Education Directors and Museum Teachers

Education directors carry out the educational goals of a museum, zoo, botanical garden, or other similar institution. The educational goals of most of these institutions include nurturing curiosity and answering questions of visitors, regardless of age or background. Education directors work with administrators and museum or zoo boards to determine the scope of their educational programs. Large museums may offer full schedules of classes and tours, while smaller ones may only provide tours or lectures at the request of a school or other group.

Education directors plan courses to be offered through the zoo or museum. They may hire professors from local colleges or universities as well as regular educational staff members to lead tours or discussion groups. Education directors are usually responsible for training the staff members and may also work with professionals or university faculty to determine the content of a particular lecture, class, or series of lectures. They prepare course outlines and establish the credentials necessary for those who will teach the courses.

In smaller institutions the education director may do much of the teaching, lecturing, or tour leading. In zoos, the education director can arrange for small children to watch cows being milked or for the children to pet or feed smaller animals such as goats. In museums, the education director's job often depends on the museum's collection. In art museums, for example, the education director may plan programs for older children that allow them to explore parts of the collection at their own pace.

Education directors may promote their programs on local radio or television or in newspapers. They may speak to community or school groups about the museum's education department and encourage the groups to attend. Sometimes, education directors deliver lectures or offer classes away from the museum or zoo.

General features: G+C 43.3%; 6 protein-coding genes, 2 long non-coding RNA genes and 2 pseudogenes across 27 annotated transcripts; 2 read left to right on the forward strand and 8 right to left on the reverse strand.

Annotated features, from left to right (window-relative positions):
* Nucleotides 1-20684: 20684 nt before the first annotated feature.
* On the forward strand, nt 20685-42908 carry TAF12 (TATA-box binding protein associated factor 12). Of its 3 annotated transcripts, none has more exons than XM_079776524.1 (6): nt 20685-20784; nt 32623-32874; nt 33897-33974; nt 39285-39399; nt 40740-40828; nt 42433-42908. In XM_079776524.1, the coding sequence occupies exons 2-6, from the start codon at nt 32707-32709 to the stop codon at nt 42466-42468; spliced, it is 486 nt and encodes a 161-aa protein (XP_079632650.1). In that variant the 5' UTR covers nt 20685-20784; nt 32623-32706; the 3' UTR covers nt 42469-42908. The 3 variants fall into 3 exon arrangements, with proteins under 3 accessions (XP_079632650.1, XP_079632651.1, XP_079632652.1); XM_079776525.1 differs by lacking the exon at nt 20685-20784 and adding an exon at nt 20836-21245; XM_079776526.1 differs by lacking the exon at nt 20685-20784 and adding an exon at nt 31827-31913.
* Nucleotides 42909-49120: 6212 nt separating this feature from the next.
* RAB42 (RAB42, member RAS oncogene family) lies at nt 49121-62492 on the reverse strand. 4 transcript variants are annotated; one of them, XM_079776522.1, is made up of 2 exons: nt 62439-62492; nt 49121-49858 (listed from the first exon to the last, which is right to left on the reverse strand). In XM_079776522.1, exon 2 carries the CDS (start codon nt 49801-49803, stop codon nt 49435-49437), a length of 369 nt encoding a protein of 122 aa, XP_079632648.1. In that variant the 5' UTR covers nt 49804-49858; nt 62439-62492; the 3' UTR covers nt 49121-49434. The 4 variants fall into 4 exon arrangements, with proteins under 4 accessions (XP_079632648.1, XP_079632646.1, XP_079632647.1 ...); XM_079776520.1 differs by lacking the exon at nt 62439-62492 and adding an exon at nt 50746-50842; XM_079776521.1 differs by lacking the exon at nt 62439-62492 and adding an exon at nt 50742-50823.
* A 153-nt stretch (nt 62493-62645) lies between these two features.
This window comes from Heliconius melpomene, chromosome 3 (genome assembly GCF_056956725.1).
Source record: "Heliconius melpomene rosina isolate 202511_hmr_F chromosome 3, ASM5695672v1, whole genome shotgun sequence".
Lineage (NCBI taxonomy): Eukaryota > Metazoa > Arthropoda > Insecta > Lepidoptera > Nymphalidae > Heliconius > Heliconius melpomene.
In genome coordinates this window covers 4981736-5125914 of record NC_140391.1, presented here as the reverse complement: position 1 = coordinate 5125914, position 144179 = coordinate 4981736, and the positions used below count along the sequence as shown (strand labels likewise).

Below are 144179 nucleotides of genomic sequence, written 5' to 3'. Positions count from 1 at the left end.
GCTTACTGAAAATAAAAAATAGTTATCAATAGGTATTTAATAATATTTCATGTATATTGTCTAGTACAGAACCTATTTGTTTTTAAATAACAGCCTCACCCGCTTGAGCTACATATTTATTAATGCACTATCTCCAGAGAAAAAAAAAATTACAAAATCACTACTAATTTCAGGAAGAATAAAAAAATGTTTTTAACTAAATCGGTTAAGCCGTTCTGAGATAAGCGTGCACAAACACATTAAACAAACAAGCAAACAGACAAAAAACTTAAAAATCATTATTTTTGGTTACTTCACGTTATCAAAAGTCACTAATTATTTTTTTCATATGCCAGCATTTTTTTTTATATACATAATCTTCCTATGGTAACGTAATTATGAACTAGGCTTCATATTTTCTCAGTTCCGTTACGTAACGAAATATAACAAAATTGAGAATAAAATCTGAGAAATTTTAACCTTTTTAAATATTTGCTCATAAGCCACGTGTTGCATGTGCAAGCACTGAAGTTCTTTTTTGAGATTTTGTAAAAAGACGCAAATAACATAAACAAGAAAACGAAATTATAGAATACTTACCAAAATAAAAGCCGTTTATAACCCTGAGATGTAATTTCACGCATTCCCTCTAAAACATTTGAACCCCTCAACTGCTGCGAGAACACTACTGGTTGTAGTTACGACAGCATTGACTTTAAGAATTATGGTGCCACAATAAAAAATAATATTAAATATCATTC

The education director is responsible for the budget for all educational programs. Directors prepare budgets and supervise the records of income and spending. Often, schools or other groups are charged lower rates for tours or classes at museums or zoos. Education directors work with resource coordinators to establish budgets for resource materials. These need to be updated regularly in most institutions. Even in natural history museums, where the collections may change less than in other museums, slide collections may need to be updated or presentations altered if new research has led to different interpretations of exhibit objects. The education director may also prepare grant proposals or help with fund-raising efforts for the museum's educational program. Once a grant has been received or a large gift has been offered to the education department, the education director plans for the best use of the funds within the department.

Education directors often work with exhibit designers to help create informative displays for visitors. They may also work with illustrators to produce illustrations or signs that enhance exhibits. Zoos, for example, often display maps near the animals to show their countries of origin.